Speed limits are the safeguards put in place to protect road users (motorists and pedestrians) at major intra-city roads with a lot of human traffic. In New York, the situation is no different as traffic authorities have them in many parts of the city. If you are a regular driver in New York, getting an E-Z Pass tag is a very good first step. The second step you should take is understanding the state laws on the speed limit.
What does the Law say regarding speed limits?
Before anything else, we must define what speed limit actually is. Speed limit refers to the maximum speed that is legally allowed for a driver plying a route under certain given conditions. While it is not a crime to drive at a speed slower than the prescribed speed limit, it is a traffic violation to go any faster.
In most cases, there are signs posted at strategic points to indicate the maximum and minimum speed allowed on the road to guide drivers. Driving slower than the minimum speed limit may lead to traffic congestion behind you, and this is something that the authorities wish to avoid. Another thing we also need to point out from our definition is the “given conditions” at which the speed limit is acceptable.
Despite the approved speed limit, it is unlawful for any driver to drive at an unreasonable speed in light of existing hazards, such as an unfavorable weather condition or at locations where a recent accident occurred.
Types of Speed limit laws in New York State
New York State has two types of speeding laws. They are the Basic speeding law and the Absolute speeding limit law. To help you gain a perfect understanding of both laws, so you don’t break them in the future, we explain them in detail and point out their differences. We also point out the consequences of violating both laws.
Basic Speeding Law
Under this law, the State of New York prohibits motorists from driving at a speed that is unreasonable under a particular condition. This law is relative to the situation, so it is not cast in iron. What this law is simply stating is that “any driving speed that poses a risk to lives and property is a violation.” This law was out in place to ensure that drivers practice safe driving at all times. What can be termed a safe speed is also relative. For instance, the safe speed is 45 mph, but on dark and icy roads, this speed could endanger life and may result in a law violation.
Absolute Speed Limits
The speed limit is relative to certain routes. In New York, there is signage on routes telling motorists the maximum speed they can reach while plying that route. So, for instance, if you are driving on a freeway with a speed limit of 55 mph but you drive at a speed of 60mph, you have broken the law. So, you see that the speed limit law depends on the maximum speed limit allowed on each route in particular.
What are the penalties for exceeding speed limits?
As always, there are penalties for exceeding speed limits like those other states in the US. For basic speed law violations, there is a $45 – $100 fine and or up to 15 days of jail time depending on the gravity of the offense. Absolute speed limit violations, on the other hand, attract a $45 -$600 fine and or up to 30 days of jail time depending on the gravity of the time and the prevailing circumstances as at the time the violation was committed.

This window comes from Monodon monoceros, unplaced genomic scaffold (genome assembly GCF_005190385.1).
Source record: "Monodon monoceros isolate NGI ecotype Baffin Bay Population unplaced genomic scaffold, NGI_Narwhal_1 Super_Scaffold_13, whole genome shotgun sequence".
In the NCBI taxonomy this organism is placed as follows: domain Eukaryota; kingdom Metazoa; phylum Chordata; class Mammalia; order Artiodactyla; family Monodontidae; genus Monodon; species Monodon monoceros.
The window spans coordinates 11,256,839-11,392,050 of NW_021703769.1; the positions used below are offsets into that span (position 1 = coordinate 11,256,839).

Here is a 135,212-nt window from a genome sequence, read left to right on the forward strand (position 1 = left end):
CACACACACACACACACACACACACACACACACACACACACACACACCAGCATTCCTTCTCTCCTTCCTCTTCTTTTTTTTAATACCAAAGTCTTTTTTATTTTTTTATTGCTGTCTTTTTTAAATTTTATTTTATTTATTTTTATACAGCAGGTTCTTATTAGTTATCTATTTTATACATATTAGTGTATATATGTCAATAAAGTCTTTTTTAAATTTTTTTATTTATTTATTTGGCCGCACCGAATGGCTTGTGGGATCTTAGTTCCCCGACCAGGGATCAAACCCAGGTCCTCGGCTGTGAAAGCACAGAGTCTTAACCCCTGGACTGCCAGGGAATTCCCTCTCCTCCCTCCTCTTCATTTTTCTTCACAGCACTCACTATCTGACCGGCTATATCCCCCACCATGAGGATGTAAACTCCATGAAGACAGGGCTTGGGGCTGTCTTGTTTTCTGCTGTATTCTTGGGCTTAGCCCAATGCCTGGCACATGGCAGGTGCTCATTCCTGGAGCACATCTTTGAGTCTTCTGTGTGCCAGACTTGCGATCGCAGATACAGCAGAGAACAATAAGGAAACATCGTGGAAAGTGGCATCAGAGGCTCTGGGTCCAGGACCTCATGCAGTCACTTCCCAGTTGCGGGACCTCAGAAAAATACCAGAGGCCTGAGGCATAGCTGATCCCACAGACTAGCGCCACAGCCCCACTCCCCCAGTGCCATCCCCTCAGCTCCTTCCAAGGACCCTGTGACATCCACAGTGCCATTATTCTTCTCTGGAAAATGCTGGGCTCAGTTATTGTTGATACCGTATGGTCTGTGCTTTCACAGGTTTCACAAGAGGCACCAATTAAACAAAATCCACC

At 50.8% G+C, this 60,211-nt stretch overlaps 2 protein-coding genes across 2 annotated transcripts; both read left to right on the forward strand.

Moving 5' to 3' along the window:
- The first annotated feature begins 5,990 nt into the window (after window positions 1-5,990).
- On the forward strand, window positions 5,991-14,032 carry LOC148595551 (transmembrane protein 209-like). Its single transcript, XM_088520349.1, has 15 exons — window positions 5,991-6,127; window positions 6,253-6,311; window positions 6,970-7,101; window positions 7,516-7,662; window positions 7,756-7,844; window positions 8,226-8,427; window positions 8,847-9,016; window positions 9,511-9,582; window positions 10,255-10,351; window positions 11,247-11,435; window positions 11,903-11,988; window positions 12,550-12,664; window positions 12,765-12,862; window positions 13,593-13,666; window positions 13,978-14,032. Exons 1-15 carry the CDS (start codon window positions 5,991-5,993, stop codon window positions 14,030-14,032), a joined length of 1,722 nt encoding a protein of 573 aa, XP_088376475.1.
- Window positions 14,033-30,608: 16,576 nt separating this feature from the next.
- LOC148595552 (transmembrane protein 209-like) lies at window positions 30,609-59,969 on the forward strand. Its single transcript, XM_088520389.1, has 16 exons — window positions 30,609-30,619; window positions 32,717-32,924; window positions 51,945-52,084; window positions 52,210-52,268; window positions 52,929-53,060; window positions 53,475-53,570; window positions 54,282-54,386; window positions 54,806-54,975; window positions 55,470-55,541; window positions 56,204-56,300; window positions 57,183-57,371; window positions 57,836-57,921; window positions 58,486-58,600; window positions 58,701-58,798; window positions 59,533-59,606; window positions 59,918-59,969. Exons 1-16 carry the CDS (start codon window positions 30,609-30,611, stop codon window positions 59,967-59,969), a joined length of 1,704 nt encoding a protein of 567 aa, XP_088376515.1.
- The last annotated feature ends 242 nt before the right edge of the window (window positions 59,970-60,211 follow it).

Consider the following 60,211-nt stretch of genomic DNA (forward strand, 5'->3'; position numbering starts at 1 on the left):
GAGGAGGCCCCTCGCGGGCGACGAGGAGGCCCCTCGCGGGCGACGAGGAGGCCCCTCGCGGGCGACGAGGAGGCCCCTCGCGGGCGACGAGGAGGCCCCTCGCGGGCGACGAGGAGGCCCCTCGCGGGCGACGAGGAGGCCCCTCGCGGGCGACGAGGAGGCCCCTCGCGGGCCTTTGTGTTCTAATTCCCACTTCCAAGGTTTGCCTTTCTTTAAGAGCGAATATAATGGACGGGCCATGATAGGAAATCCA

It is also important to note that breaking any of the above laws in a school district may attract heavier fines and extended jail time. Also, if bystanders sustained injuries due to the violation, or there was a loss of life or lives, the court will interpret the offense differently.
In some cases, a motorist may be adjudged to have driven recklessly if he or she operated the vehicle in such a manner that interferes with the proper and safe use of public roads by other road users.
Breaking speed violations add about 3 points at least to a motorist’s record, and a point accumulation may lead to a license suspension.
What is the minimum and maximum speed limit within New York’s Metropolis?
In New York State, the maximum speed limit for most counties is 55 mph. However, you will find areas where the approved limit is much lower. As for the minimum limit, in most cases, this is within the 45 miles range, but I always advise drivers to drive at speeds below the approved limit. Practicing defensive driving on EZ Pass highways are just as important as driving defensively in areas bedeviled with fog and icy tracks.
As for expressways, the minimum speed limit remains 45mph, but for heavily trafficked areas it can as low as 25mph, especially at locations near schools and hospitals.
How do I know the Speed Limit when there is no Sign?
At certain routes, there may be no speed limit signage in sight either because it has been knocked down by wind or it didn’t exist at all. Although this may lead to anxiety on your part, it shouldn’t lead to any cause of alarm. If you notice that there is no speed limit sign, just make sure you don’t drive faster than 55mph. As a caveat, drive below 55mph, and you are likely not to have any issues with the police.
Or better still, you can contact the NYS MUTCD Supplement for details about speed limits for all routes.
To avoid a license suspension, make sure you drive within the approved limits, and in case you violate the law once, do all you can to make sure it doesn’t happen again.